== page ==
Saturday 16 February 1889
The barque Ganymede will complete her loading for London this afternoon and will get underway tomorrow.

Port Chalmers
Arrived. Feb. 15 - Pukaki, s.s., Captain Fielding, from Adelaide.

Feb. 15 - Elderslie, s.s., Captain Cuthbert, from London, with 1743 bales of wool, 13 do skins, 13 do basils, 101 packages of sundries, and 28,586 carcasses of mutton. Passengers - Mr and Mrs Halford, Mr James Lilly.

Wellington, Feb. 15
Arrived - Euterpe, ship, Bowling, 103 days, from London.

Monday 15 February 1889
Port of Timaru
Sailed Feb. 17 - Ganymede, barque, 559 tons, Alleston, for London with 2968 bales wool, 12 bales skins, and 2 cases. She was towed out. In the roadstead a steady breeze was picked up, and by noon the Ganymede was pretty well hull down.

Thursday 21 February 1889
Hobart Feb. 29
Arrived, the Tongariro from Plymouth via the Cape. She has 16 passengers for Australia and 66 for New Zealand ports.

Wednesday February 1889
Port of Timaru
Arrived Feb. 26 - Mahinapu s.s., 205 tons, Rodd, from Northern Ports. Passengers - Misses Cooper and Rodgers.

Mr Rudolph Haigh, senr., accompanied by Mrs Haigh and family, left Timaru last evening by the s.s. Mahinapu for Port Chalmers, where they catch the s.s. Manapouri and by her proceed to Melbourne. In the musical circles in Timaru the talented family known collectively as "Haigh's Band," will be greatly missed. Mr Rudolph Haigh, junr., has been in Melbourne for many weeks, is doing well in his profession (the legal), and Miss Kate Haigh is prosecuting her musical studies.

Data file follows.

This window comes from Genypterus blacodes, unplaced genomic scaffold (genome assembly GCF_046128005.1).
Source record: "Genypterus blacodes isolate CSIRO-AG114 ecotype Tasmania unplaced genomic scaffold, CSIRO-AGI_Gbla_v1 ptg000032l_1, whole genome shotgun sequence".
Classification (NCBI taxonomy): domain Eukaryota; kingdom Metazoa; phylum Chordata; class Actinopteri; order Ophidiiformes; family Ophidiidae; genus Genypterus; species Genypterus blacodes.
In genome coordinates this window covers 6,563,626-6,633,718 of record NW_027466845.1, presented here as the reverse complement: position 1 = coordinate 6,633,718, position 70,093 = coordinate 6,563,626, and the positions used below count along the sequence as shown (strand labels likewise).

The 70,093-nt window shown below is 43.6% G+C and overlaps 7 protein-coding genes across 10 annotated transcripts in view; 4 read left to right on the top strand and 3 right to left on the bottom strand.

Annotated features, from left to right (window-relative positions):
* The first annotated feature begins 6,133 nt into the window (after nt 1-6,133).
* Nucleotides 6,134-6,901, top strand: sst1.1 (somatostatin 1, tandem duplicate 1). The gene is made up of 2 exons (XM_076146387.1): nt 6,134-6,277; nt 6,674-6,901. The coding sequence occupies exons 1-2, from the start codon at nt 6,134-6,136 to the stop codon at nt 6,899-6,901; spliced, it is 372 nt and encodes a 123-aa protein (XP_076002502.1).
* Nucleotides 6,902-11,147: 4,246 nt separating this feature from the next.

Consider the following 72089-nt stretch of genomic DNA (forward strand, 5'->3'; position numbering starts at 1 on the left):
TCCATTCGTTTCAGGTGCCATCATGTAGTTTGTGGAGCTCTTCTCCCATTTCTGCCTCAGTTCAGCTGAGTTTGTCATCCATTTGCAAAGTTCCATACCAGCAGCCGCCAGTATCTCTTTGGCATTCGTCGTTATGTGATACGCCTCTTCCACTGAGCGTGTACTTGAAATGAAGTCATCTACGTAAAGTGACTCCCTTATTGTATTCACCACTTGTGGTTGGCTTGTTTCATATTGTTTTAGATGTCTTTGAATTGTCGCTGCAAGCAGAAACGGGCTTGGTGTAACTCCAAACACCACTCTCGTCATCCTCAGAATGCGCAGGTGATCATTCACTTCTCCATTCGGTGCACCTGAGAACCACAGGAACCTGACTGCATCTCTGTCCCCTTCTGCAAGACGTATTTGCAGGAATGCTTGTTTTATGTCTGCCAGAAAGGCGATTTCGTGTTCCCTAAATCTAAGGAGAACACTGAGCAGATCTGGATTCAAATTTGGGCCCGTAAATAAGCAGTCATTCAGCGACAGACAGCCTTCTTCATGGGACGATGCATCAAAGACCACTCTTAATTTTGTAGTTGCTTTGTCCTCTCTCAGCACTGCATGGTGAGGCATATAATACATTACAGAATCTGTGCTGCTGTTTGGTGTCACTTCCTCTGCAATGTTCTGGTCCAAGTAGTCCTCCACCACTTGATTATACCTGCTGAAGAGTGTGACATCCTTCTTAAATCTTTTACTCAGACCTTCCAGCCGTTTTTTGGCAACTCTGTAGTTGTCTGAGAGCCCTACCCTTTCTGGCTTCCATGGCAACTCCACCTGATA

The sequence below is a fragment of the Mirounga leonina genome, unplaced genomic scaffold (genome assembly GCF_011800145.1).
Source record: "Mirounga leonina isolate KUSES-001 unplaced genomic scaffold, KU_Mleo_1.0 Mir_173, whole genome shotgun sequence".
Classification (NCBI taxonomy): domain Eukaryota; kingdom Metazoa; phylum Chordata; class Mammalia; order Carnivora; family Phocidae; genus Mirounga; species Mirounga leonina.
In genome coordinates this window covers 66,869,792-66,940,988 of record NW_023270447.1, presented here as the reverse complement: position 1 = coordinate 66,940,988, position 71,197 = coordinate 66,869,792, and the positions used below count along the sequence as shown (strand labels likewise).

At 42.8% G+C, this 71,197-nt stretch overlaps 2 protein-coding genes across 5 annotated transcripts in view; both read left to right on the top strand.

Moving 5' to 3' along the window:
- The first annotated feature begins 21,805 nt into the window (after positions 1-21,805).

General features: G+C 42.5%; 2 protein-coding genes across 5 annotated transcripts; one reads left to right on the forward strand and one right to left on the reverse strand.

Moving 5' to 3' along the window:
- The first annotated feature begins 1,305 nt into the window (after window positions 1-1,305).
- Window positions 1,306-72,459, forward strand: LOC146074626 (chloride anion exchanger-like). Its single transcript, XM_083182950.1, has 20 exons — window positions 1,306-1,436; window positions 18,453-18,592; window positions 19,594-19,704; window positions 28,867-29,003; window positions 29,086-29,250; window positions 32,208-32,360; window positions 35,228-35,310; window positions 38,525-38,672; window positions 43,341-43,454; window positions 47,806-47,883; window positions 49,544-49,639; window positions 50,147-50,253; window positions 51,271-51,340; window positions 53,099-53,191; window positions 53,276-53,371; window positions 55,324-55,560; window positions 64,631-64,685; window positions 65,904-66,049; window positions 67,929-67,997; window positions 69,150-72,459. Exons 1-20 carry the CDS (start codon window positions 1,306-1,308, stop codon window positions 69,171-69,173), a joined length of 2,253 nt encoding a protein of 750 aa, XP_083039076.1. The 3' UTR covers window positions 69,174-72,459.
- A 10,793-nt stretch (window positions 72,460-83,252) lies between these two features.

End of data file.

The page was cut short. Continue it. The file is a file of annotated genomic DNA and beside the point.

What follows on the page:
Friday 1st March 1889
Port of Timaru
Arrived Feb. 28 - Paula, brigantine, 284 tons, Breymaine, from Lyttelton. The German, brigantine, Paula, of Papenburg, which left Lyttelton on Wednesday hove into sight yesterday morning,. The wind was dead and the Titan went out a few miles to meet and fetch her in, and by noon she was at the Moody wharf. The Paula is last from Mauritius with sugar for Dunedin and Lyttelton. She comes here to load wheat for the United Kingdom on account of the Kaiapoi Milling Company. She has 1000 sacks aboard, obtained at Lyttelton, and fills up here with about 3000 more. Mr D. Stuart is shipping the grain.

Monday 4 March 1889
Port of Timaru